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Power Eating: Build Muscle Increase Energy Cut Fat [Paperback]

Susan Kleiner , Maggie Greenwood-Robinson

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Power Eating 4e Power Eating 4e 3.0 out of 5 stars (1)
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Book Description

1 Dec 2006
This work is aimed at power athletes, coaches and trainers who are interested in maximising the nutritional benefits of food to boost performance. 53,000 copies of the previous edition were sold worldwide. It includes step-by-step instruction on how to tailor meal plans for specific weights, genders and goals. It contains proven nutritional strategies to gain muscle, cut fat, boost energy and improve performance, as well as an explanation on supplement use. It covers the fundamental principles necessary for power athletes to be nutritionally sound; including the needs, sources and benefits of protein, carbohydrates, fat and water.

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""Dr. Kleiner's" Power Eating "is thoroughly based in science, yet explained in a way anyone can understand. The concepts in this book allowed me to lose fat, build muscle, and increase my strength for the World Masters Games in 2005, where I set either personal or world records in the snatch, clean and jerk, and the total."" Trish ZuccottiNational Masters Weightlifting Champion: 2004, 2005, and 2006 ""Dr. Kleiner does a great job of taking many years of research and hands-on experience in nutrition and exercise to provide readers with the most current knowledge. Whether you're just beginning to work out or have been training your entire life," Power Eating "is a must-have!"" Daniel Shapiro, MS, CSCSSacramento Kings' Head Strength and Conditioning Coach ""I needed a food program to meet the physical demands of making the Olympic team and playing in the Games. Susan Kleiner gave me that energy with her advice on timing of meals and practical menu plansthe same strategies found in" Power Eating,""" Kelly P. Stephens2006 U.S. Women's Olympic Ice Hockey Team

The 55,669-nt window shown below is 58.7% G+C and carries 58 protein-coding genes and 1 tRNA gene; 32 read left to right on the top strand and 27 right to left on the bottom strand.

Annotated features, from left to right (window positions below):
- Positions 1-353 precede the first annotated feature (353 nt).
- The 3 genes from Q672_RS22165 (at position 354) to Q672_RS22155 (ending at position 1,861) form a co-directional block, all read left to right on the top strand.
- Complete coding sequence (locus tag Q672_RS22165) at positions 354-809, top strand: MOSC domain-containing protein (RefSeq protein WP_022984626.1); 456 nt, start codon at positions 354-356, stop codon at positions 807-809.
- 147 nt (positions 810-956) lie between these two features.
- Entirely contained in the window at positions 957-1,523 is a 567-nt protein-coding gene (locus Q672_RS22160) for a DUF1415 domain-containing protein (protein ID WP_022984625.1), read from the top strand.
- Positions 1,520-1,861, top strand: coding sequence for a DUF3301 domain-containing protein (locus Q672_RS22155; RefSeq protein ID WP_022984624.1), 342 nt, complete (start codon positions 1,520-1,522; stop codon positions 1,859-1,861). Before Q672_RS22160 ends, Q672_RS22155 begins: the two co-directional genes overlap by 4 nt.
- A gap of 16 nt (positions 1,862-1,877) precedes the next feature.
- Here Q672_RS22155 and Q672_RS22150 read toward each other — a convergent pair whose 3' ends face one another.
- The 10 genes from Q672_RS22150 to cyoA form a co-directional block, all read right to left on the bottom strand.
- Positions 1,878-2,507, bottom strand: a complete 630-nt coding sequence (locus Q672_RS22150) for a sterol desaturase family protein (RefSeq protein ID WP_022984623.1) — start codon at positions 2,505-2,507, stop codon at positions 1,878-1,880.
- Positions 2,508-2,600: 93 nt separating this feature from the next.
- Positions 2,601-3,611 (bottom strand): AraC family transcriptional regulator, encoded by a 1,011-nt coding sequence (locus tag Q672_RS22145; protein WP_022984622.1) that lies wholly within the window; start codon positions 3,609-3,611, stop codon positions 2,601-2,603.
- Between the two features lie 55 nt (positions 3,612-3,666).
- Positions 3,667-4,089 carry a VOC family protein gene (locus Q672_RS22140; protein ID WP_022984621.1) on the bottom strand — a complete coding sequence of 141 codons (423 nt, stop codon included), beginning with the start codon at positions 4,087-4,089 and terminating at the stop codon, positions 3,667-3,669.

About the Author

Dr. Kleiner is nutrition consultant to the Seattle SuperSonics and the Seattle Seahawks the media spokesperson for the Brita Company and consultant to many other food and beverage companies. Maggie Greenwood-Robinson, PhD, is a leading health and medical author. She has written more than 20 books on nutrition, diet and weight loss, exercise and diabetes.

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Amazon.com: 4.7 out of 5 stars  25 reviews
14 of 15 people found the following review helpful
5.0 out of 5 stars Great All-Around Resource for Active Nutrition 21 July 2009
By J. Evans - Published on Amazon.com
Power Eating is one of the most practical, common-sense guides to nutrition for the active person that you'll find on the shelf today. Written by an educated nutritionist and dietician, this book is devoid of much of the bravado and extreme advice that plagues books written by bodybuilders and miscellaneous charlatans. This isn't a guide on how to "get jacked" or look like a "freak." It's a book for the "train to live" crowd rather than the "live to train" group.